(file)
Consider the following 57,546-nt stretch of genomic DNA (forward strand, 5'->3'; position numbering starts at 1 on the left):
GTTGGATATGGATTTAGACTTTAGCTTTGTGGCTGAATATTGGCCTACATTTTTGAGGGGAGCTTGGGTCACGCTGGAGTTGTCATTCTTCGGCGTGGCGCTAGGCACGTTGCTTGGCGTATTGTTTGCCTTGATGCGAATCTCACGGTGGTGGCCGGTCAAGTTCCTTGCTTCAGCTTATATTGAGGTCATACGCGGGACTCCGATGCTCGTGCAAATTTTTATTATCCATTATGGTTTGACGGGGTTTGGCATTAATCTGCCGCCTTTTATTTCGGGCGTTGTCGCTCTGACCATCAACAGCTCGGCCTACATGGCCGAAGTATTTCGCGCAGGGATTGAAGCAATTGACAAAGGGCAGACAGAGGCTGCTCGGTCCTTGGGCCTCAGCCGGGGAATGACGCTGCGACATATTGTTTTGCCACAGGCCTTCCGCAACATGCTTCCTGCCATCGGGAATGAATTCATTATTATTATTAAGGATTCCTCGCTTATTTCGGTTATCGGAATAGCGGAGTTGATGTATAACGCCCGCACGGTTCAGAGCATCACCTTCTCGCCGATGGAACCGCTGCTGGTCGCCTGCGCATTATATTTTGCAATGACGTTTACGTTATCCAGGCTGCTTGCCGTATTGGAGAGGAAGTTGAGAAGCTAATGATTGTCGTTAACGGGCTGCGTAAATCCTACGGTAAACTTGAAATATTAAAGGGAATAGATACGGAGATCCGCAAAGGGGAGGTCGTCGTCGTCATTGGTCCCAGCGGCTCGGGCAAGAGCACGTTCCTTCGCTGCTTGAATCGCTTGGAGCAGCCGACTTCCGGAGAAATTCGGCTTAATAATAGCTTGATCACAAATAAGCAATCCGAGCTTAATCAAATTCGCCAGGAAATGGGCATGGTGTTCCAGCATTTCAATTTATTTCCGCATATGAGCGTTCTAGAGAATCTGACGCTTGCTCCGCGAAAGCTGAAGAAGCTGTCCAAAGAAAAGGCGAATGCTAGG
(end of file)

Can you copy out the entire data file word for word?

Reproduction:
Consider the following 57,546-nt stretch of genomic DNA (forward strand, 5'->3'; position numbering starts at 1 on the left):
GTTGGATATGGATTTAGACTTTAGCTTTGTGGCTGAATATTGGCCTACATTTTTGAGGGGAGCTTGGGTCACGCTGGAGTTGTCATTCTTCGGCGTGGCGCTAGGCACGTTGCTTGGCGTATTGTTTGCCTTGATGCGAATCTCACGGTGGTGGCCGGTCAAGTTCCTTGCTTCAGCTTATATTGAGGTCATACGCGGGACTCCGATGCTCGTGCAAATTTTTATTATCCATTATGGTTTGACGGGGTTTGGCATTAATCTGCCGCCTTTTATTTCGGGCGTTGTCGCTCTGACCATCAACAGCTCGGCCTACATGGCCGAAGTATTTCGCGCAGGGATTGAAGCAATTGACAAAGGGCAGACAGAGGCTGCTCGGTCCTTGGGCCTCAGCCGGGGAATGACGCTGCGACATATTGTTTTGCCACAGGCCTTCCGCAACATGCTTCCTGCCATCGGGAATGAATTCATTATTATTATTAAGGATTCCTCGCTTATTTCGGTTATCGGAATAGCGGAGTTGATGTATAACGCCCGCACGGTTCAGAGCATCACCTTCTCGCCGATGGAACCGCTGCTGGTCGCCTGCGCATTATATTTTGCAATGACGTTTACGTTATCCAGGCTGCTTGCCGTATTGGAGAGGAAGTTGAGAAGCTAATGATTGTCGTTAACGGGCTGCGTAAATCCTACGGTAAACTTGAAATATTAAAGGGAATAGATACGGAGATCCGCAAAGGGGAGGTCGTCGTCGTCATTGGTCCCAGCGGCTCGGGCAAGAGCACGTTCCTTCGCTGCTTGAATCGCTTGGAGCAGCCGACTTCCGGAGAAATTCGGCTTAATAATAGCTTGATCACAAATAAGCAATCCGAGCTTAATCAAATTCGCCAGGAAATGGGCATGGTGTTCCAGCATTTCAATTTATTTCCGCATATGAGCGTTCTAGAGAATCTGACGCTTGCTCCGCGAAAGCTGAAGAAGCTGTCCAAAGAAAAGGCGAATGCTAGG